Monday, 29 September 2008

Building a Diverse Organisational Web Presence

Here's an interesting article from Lifehack about building credibility online. Although much of what is said is aimed at bloggers there's still a lot of useful information for organisations or professionals looking to engage with the diversity of a Web2.0 Internet.

One of the issues for any significant organisation (especially a public one) is about hitting our 'standards' when using external sites. Whilst we might have procurement guidelines, accessibility requirements and brand/identity constraints which we judiciously apply to our own domains we live firmly within the boundaries Facebook, Flickr and other Web2.0 sites lay down.

Anyone can create a page on most sites purporting to be "Neb Library" but to really tie into the core brand some element of content control and design needs to be put in place. Of course we absolutely have to adapt perspective, level and tone for different media (especially blogs) but we can hope to reflect our organisational identity across a multitude of environments through judicious use of branding.

Branding Breakdown

There are two ways to approach branding - as a product or as elements. It has been common in the past for projects and organisations to buy in a specific brand in one lump, hoping for "brand synergy". This has often resulted in people buying websites as a package: design along with functionality.

This is a universally bad idea. The resources for project sites in particular are often very low and functi
onality is always the first priority. If you can find a company capable of fulfilling the functional requirements and presenting even a passable design you're doing very well.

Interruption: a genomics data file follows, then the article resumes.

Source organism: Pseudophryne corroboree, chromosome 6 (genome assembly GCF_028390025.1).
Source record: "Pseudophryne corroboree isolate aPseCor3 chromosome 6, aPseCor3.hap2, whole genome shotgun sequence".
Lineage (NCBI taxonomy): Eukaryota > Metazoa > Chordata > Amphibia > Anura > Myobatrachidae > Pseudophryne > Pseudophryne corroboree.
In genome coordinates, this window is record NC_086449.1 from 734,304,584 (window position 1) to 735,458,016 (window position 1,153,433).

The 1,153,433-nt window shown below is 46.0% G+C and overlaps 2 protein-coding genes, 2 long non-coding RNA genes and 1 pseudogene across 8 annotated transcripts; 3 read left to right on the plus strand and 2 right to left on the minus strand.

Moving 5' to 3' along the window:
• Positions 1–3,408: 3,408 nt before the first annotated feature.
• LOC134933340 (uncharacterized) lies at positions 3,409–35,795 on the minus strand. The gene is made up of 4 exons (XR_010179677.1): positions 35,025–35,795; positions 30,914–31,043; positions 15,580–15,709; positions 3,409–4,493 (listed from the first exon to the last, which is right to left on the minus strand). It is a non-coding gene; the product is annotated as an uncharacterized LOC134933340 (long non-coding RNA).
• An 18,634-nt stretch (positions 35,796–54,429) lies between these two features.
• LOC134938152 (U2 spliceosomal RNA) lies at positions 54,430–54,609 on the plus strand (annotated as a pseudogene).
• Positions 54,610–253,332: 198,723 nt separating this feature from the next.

The solution is to break down the brand elements into two areas:

Organisational Brand: Your logo, fonts, layout, requirements and framework

Specific/Project Brand: Any other brand elements, including sponsors and partners (subtlety is key here!)

By buying the core brand elements at an organisational level you not only get more value for 
money but also retain your identity from your main website, through projects and even into external Web2.0 services. It also allows you to use project resources to expand and update your brand elements if necessary whilst allowing the development-orientated suppliers to get on with what they're good at - fantastic functionality.

Now I am not a fan of the London 2012 brand but it does transfer mediums well - it can be static or animated, change colour to match sponsors and stands out (perhaps not for the right reasons though). This is the kind of approach we need to take - pulling out our core brand into different representations which work in all kinds of online and offline environments.

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